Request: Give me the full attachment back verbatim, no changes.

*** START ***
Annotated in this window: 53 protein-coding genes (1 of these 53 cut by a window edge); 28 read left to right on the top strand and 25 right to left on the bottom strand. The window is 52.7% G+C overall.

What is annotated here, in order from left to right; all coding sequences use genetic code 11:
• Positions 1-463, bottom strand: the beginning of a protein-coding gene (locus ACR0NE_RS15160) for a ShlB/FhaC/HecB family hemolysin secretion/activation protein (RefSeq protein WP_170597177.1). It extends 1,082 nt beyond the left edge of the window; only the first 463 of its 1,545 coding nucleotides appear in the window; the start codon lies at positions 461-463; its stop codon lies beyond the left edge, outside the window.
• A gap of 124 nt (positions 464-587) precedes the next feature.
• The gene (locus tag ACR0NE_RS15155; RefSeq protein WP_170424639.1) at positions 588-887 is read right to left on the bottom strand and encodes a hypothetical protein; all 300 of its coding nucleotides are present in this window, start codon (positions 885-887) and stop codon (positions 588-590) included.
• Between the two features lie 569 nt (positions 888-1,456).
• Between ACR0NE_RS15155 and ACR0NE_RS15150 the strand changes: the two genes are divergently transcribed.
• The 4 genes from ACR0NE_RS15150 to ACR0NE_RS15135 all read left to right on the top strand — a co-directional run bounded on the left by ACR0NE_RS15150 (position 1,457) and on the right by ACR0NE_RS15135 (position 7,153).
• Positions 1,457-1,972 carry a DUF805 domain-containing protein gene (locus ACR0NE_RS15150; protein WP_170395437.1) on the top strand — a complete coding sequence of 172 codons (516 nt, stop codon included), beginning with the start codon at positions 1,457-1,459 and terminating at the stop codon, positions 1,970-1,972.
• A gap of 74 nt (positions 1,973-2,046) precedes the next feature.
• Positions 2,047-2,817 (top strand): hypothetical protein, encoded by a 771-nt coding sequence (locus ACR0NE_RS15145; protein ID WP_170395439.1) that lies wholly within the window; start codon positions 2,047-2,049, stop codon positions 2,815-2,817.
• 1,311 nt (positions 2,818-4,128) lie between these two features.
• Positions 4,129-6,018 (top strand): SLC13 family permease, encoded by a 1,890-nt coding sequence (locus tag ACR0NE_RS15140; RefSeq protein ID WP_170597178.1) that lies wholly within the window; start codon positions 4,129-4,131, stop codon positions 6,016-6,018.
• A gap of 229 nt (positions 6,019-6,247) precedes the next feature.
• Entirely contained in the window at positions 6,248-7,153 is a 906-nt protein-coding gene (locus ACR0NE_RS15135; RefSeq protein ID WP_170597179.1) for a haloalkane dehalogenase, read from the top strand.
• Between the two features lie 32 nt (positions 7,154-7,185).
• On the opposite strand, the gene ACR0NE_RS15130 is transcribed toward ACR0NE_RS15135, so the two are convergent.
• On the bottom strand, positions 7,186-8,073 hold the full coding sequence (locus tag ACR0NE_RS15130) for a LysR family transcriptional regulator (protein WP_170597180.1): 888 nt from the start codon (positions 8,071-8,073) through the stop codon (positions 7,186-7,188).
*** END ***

Annotated in this window: 53 protein-coding genes (1 of these 53 cut by a window edge); 28 read left to right on the top strand and 25 right to left on the bottom strand. The window is 52.7% G+C overall.

What is annotated here, in order from left to right; all coding sequences use genetic code 11:
• Positions 1-463, bottom strand: the beginning of a protein-coding gene (locus ACR0NE_RS15160) for a ShlB/FhaC/HecB family hemolysin secretion/activation protein (RefSeq protein WP_170597177.1). It extends 1,082 nt beyond the left edge of the window; only the first 463 of its 1,545 coding nucleotides appear in the window; the start codon lies at positions 461-463; its stop codon lies beyond the left edge, outside the window.
• A gap of 124 nt (positions 464-587) precedes the next feature.
• The gene (locus tag ACR0NE_RS15155; RefSeq protein WP_170424639.1) at positions 588-887 is read right to left on the bottom strand and encodes a hypothetical protein; all 300 of its coding nucleotides are present in this window, start codon (positions 885-887) and stop codon (positions 588-590) included.
• Between the two features lie 569 nt (positions 888-1,456).
• Between ACR0NE_RS15155 and ACR0NE_RS15150 the strand changes: the two genes are divergently transcribed.
• The 4 genes from ACR0NE_RS15150 to ACR0NE_RS15135 all read left to right on the top strand — a co-directional run bounded on the left by ACR0NE_RS15150 (position 1,457) and on the right by ACR0NE_RS15135 (position 7,153).
• Positions 1,457-1,972 carry a DUF805 domain-containing protein gene (locus ACR0NE_RS15150; protein WP_170395437.1) on the top strand — a complete coding sequence of 172 codons (516 nt, stop codon included), beginning with the start codon at positions 1,457-1,459 and terminating at the stop codon, positions 1,970-1,972.
• A gap of 74 nt (positions 1,973-2,046) precedes the next feature.
• Positions 2,047-2,817 (top strand): hypothetical protein, encoded by a 771-nt coding sequence (locus ACR0NE_RS15145; protein ID WP_170395439.1) that lies wholly within the window; start codon positions 2,047-2,049, stop codon positions 2,815-2,817.
• 1,311 nt (positions 2,818-4,128) lie between these two features.
• Positions 4,129-6,018 (top strand): SLC13 family permease, encoded by a 1,890-nt coding sequence (locus tag ACR0NE_RS15140; RefSeq protein ID WP_170597178.1) that lies wholly within the window; start codon positions 4,129-4,131, stop codon positions 6,016-6,018.
• A gap of 229 nt (positions 6,019-6,247) precedes the next feature.
• Entirely contained in the window at positions 6,248-7,153 is a 906-nt protein-coding gene (locus ACR0NE_RS15135; RefSeq protein ID WP_170597179.1) for a haloalkane dehalogenase, read from the top strand.
• Between the two features lie 32 nt (positions 7,154-7,185).
• On the opposite strand, the gene ACR0NE_RS15130 is transcribed toward ACR0NE_RS15135, so the two are convergent.
• On the bottom strand, positions 7,186-8,073 hold the full coding sequence (locus tag ACR0NE_RS15130) for a LysR family transcriptional regulator (protein WP_170597180.1): 888 nt from the start codon (positions 8,071-8,073) through the stop codon (positions 7,186-7,188).